There are gameplay variations too - tablets that allow you to view hidden writing or reflect offensive magic, and the ability to upgrade your swords at blacksmiths, increasing blade width, length, strength and other attributes. When you're at full health your sword swing is comically gigantic, and by whipping the analogue stick as you strike you can tackle a circle of enemies.
But these distinctions, along with the graphics, are like doodles in the margins on a test paper where all the actual answers have been copied off the likes of Shigeru Miyamoto and Eiji Aonuma. Your first discovery, for example, is a pair of dash boots. Then you find a boomerang, which you use to hit switches or stun enemies. Then there's a grapple hook for pulling yourself across chasms toward particular wooden posts. Then there are bombs, for breaking through obvious cracks in walls.
Oh, and every discovery is celebrated with a little musical jingle, which is familiar in composition and tone, yet somehow nowhere near as catchy as the one it's ripping off from Legend of Zelda. Predictably, this ends up being 3D Dot Game Heroes' problem in microcosm: it looks very pretty, and some of the chiptune music is pleasant (I've got the desert overworld music stuck in my head at the moment), but otherwise it's a poor imitation.
Dungeon design, for example, is rough around the edges next to the intricate, ingenious and beguiling labyrinths that define the series 3D Dot Game Heroes seeks to emulate. The Zelda games would hint at the way to reach an out-of-the-way treasure chest, but they wouldn't just reward you for reaching it - they would be careful to deposit you in such a position as to continue exploring with a minimum of confusion and backtracking. 3D Dot Game Heroes gets the first bit right, but then makes it frustrating or boring to get back to where you left off.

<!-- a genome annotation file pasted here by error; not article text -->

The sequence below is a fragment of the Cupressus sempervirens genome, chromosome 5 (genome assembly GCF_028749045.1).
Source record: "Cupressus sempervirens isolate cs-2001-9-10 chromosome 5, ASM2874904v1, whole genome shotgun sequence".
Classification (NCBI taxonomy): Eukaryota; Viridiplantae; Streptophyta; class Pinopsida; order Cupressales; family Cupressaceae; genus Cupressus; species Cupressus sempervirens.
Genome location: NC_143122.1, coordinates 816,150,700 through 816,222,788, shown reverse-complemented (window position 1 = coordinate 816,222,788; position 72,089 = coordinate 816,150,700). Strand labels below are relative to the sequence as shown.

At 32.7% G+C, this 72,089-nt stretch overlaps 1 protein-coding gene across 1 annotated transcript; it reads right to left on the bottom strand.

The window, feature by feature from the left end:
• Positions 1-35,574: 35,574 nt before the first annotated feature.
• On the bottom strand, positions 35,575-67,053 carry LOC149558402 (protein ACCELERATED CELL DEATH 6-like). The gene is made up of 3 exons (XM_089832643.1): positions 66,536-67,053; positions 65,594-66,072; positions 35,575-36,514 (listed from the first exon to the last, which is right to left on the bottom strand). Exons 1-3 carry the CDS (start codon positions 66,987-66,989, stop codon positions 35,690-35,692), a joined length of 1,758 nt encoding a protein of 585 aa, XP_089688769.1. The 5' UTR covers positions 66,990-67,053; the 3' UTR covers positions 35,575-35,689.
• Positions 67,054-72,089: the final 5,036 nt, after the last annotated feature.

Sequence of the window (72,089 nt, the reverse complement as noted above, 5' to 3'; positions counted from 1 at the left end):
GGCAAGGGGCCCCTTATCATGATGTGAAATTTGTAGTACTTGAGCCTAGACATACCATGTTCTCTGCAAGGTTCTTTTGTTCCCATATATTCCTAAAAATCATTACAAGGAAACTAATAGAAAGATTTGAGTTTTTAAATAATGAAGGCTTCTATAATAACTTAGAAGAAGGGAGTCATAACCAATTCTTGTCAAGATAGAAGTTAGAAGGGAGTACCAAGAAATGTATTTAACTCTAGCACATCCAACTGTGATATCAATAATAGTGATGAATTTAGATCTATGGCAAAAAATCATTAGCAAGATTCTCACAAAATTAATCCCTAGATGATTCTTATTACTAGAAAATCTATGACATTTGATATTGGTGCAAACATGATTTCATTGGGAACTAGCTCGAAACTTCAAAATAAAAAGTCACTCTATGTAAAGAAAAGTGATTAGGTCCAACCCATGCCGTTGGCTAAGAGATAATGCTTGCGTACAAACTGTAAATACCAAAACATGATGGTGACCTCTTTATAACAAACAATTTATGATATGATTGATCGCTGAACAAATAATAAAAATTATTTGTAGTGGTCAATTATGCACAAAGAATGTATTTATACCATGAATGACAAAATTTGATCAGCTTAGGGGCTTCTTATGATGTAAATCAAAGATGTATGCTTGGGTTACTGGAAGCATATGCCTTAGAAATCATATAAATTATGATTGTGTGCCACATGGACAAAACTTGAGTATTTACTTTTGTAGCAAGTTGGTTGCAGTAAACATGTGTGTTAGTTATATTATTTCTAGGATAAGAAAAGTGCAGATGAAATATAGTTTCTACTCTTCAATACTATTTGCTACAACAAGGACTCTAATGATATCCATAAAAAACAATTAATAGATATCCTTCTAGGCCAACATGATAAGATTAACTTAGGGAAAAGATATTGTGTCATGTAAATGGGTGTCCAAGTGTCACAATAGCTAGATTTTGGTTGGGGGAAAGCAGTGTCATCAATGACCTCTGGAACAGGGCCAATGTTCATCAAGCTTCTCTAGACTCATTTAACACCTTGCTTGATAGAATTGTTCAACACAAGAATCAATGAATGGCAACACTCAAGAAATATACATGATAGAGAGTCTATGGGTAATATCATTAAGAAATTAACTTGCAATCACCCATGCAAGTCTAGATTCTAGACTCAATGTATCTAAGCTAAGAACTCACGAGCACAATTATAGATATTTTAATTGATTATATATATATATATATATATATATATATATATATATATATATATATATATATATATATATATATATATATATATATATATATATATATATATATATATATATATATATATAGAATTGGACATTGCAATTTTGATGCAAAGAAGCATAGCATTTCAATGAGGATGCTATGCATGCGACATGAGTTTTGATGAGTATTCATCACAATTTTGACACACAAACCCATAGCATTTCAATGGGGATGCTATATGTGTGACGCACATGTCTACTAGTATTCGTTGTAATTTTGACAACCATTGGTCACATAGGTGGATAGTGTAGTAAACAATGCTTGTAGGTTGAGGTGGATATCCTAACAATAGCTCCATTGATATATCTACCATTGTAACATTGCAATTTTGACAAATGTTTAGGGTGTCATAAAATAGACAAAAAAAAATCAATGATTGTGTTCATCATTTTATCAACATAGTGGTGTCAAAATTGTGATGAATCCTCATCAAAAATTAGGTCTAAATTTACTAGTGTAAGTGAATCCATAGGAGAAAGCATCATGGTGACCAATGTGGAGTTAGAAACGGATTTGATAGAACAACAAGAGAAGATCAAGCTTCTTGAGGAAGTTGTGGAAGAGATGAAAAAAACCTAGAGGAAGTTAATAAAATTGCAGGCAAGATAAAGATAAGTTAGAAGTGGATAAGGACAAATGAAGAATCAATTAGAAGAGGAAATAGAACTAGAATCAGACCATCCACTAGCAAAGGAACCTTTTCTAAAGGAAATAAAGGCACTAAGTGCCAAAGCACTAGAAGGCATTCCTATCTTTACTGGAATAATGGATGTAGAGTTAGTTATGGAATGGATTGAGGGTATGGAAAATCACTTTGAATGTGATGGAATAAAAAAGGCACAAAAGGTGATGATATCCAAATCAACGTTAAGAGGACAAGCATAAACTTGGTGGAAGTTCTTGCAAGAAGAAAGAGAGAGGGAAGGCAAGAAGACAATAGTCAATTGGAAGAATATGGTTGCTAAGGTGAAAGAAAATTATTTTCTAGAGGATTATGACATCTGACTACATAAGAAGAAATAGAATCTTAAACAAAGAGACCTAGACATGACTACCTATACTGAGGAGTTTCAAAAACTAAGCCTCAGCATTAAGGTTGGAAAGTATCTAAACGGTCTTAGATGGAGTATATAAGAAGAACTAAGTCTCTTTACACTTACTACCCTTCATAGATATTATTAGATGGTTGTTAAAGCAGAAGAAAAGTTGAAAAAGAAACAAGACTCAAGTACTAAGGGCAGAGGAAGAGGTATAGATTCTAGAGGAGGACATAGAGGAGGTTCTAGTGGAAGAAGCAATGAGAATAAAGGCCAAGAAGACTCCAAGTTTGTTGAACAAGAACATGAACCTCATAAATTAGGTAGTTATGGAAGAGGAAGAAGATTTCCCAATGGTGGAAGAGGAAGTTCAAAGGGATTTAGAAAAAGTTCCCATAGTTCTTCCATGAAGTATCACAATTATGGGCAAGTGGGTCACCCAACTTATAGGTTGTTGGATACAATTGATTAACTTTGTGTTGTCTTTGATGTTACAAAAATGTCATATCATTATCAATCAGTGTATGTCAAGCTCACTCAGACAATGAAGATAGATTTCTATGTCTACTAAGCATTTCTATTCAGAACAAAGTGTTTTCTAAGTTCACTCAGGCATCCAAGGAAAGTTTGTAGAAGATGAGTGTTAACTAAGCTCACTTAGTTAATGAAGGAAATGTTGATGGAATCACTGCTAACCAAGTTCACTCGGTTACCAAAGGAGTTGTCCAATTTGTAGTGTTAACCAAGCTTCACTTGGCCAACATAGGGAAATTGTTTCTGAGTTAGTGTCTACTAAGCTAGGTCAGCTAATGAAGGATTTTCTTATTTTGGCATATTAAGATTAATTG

Arbitrary punishment is a problem upstairs in the overworld, too. Deciding where to step onto the tangle of "quick sand" conveyor belts in the desert is tricky enough, for example, because the arrows that show which direction they point look very similar whether they're pointing up or down, or left or right. But this is compounded by an apparent delight in sending you back to the beginning of the maze when it's not your fault, all because you couldn't see far enough ahead.
The developers have incorporated a patch, released in Japan at the turn of the year, which enables a hard disk install option (something of a must), so that's good, but there also remain performance issues, like frame-rate drops in dungeon interiors, which all look very similar, ensuring the problem is noticeable throughout.
3D Dot Game Heroes does have its moments and fun features, like a cute little avatar editor (guess what I made), and the ability to take screenshots and save them to your PS3's photo gallery. But every one of the problems it suffers from elsewhere is something that Legend of Zelda, through its longevity and the massive expertise of its designers, has either long since overcome or never had to worry about anyway. More or less everything 3D Dot Game Heroes does well, meanwhile, is something Zelda has already done better.
6 / 10